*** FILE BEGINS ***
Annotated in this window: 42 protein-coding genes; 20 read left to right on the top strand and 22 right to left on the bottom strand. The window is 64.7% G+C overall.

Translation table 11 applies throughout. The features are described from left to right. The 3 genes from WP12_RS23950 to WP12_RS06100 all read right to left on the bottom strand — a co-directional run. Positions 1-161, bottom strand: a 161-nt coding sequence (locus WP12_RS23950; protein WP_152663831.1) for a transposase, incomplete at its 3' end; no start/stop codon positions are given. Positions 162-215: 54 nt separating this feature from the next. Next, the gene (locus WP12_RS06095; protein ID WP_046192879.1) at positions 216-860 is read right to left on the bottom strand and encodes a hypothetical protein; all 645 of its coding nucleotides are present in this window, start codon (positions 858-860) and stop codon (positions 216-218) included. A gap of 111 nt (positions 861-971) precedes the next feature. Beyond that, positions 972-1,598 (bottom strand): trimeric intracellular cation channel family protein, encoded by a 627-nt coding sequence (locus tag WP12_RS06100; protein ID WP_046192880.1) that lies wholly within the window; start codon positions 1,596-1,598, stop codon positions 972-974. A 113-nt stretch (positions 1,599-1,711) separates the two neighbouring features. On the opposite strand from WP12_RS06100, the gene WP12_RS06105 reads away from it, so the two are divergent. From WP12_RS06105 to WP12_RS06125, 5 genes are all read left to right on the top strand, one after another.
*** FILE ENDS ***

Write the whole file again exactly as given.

Annotated in this window: 42 protein-coding genes; 20 read left to right on the top strand and 22 right to left on the bottom strand. The window is 64.7% G+C overall.

Translation table 11 applies throughout. The features are described from left to right. The 3 genes from WP12_RS23950 to WP12_RS06100 all read right to left on the bottom strand — a co-directional run. Positions 1-161, bottom strand: a 161-nt coding sequence (locus WP12_RS23950; protein WP_152663831.1) for a transposase, incomplete at its 3' end; no start/stop codon positions are given. Positions 162-215: 54 nt separating this feature from the next. Next, the gene (locus WP12_RS06095; protein ID WP_046192879.1) at positions 216-860 is read right to left on the bottom strand and encodes a hypothetical protein; all 645 of its coding nucleotides are present in this window, start codon (positions 858-860) and stop codon (positions 216-218) included. A gap of 111 nt (positions 861-971) precedes the next feature. Beyond that, positions 972-1,598 (bottom strand): trimeric intracellular cation channel family protein, encoded by a 627-nt coding sequence (locus tag WP12_RS06100; protein ID WP_046192880.1) that lies wholly within the window; start codon positions 1,596-1,598, stop codon positions 972-974. A 113-nt stretch (positions 1,599-1,711) separates the two neighbouring features. On the opposite strand from WP12_RS06100, the gene WP12_RS06105 reads away from it, so the two are divergent. From WP12_RS06105 to WP12_RS06125, 5 genes are all read left to right on the top strand, one after another.